June 27, 2000 10:11 AM CDT
Work Avoidance Strategies
A manager's guide to the top ten work avoidance strategies
Richard G. Ensman, Jr.
Meet Joe. While he's knowledgeable, always present at work, and seemingly cooperative, he'll do almost anything to avoid tasks he doesn't like. Joe, in fact, has elevated his work avoidance strategies to an art, especially when requests from colleagues come in. Wise supervisors understand work avoidance styles and the strategies they can use to combat them.
Joe is miffed about a request from a colleague. He calls eight or nine people - other colleagues, a vendor or two, and support staff - and suggests that each in turn call a few other people in order to figure out how to best fulfill the colleague's request. Before you know it, Joe's colleague realizes that ten, fifteen or twenty other people are involved in the project and he's being inundated by telephone calls. Joe's rationale: I know how important this project is to my colleague . I was just trying to get some help. Supervisory strategy: Next time a request for help comes in, ask for an implementation plan.
Divide and Conquer
The boss asks Alice to take on an additional responsibility. Alice immediately calls other people she's working with, advising them that the amount of time she can spend on projects important to them is now limited. Concern and anger result. Alice's rationale: I was trying to help these people make some backup plans so their work doesn't suffer. Supervisory strategy: Set priorities with Alice.
Hide and Seek
George is due to handle a presentation at a meeting called by a colleague. George doesn't show up at the start of the meeting, which can't take place without him. Someone has to hunt George down. George's rationale: The boss gave me some other high-priority work to finish. Supervisory strategy: Be explicit about which meetings, appointments and deadlines are not left to George's discretion.
The Information Stratagem
Mary is doing everything possible to avoid completing an important report. Every other day, she's back in the office with some minor question, problem or need for data. Mary's rationale: It's a complex project and I need help. Supervisory strategy: Issue a deadline for questions. Beyond that, expect bottom-line results.
When it comes time for Bill to meet about a new set of tasks or a project, he asks an assistant or colleague to "get the instructions." Bill is not available. Bill's rationale: It's those other important priorities again. I need to spend time on them. Supervisory strategy: Route all requests for Bill's help through supervisory channels.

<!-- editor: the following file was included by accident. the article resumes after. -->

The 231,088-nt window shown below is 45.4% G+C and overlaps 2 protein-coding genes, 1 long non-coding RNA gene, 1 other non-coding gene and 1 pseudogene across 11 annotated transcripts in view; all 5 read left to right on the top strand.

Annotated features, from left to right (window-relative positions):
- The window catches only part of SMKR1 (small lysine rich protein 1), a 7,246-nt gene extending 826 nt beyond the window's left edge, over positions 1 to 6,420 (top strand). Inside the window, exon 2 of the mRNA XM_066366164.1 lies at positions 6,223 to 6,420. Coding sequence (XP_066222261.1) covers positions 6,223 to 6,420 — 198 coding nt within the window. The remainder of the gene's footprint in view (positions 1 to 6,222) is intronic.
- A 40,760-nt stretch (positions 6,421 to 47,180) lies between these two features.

In a spite of busy work, Helen seems to be doing ten things at once, despite a colleague's insistence that an urgent task needs priority. When confronted about the issue, Helen indicates that the project is "on the list," along with a number of other pressing priorities. Helen's rationale: I know it's important, but Jane and Dick have got me working on some crucial matters. Supervisory strategy: Set priorities.
Phil is asked by a colleague to handle an undesirable task. His response suggests that it's "out of his hands," "not policy," or needs the approval of his boss. Phil even suggests that he'll talk to the boss about it at some point. Phil's rationale: All I'm doing is letting my boss decide where the priorities are that's pretty reasonable, right? Supervisory strategy: Articulate your expectation that Phil will attempt to meet the genuine needs of his peers without resorting to constant supervisory consultation. When consultation is necessary, require Phil to submit recommendations beforehand.
When confronted with a complex (and unpleasant) task, Beth delves into the planning phase with enthusiasm. She generates lists of questions to be answered, lists of tasks that others need to complete, and lists of options and decisions that need to be addressed before work can get under way. Beth's rationale: I'm just trying to plan well. Supervisory strategy: Hold Beth accountable for bottom-line results and a clear deadline for starting and finishing projects.
The Endless Meeting
Someone is angry about Tim's use of one or another of these delaying tactics and confronts him about it. Perhaps a meeting is called. At the meeting, Tim is most cooperative. He may even take charge of the situation by asking pointed, probing questions, making notes, and generating credible options. But a few days after the meeting, much to the consternation of Tim's colleague, Tim wants to schedule still another meeting. Tim's rationale: It's good to get things planned out. Supervisory strategy: Allow only one brief meeting. Beyond that, hold Tim accountable for results.
The Overtime Dilemma
A colleague asks Jane for help. Jane says she'd like to help, but the task would require her to work overtime, something she says she's not permitted to do. The requester, of course, is in a bind, thinking that he might be causing extra expense to accrue as the result of his request. Jane's rationale: Everyone's telling me to keep costs down. I'm just trying to comply. Supervisory strategy: Set priorities. Work avoidance behavior is a challenge in many workplaces, even among otherwise dedicated, well-performing employees. With decisive supervision, however, the opportunity for avoidance tactics can be minimized, and Joe, Alice, George, Mary, and their friends can be prompted to focus their attention where it matters: on the important tasks at hand.
About the Author
Richard G. Ensman Jr. is a free-lance writer based in Rochester, N.Y.
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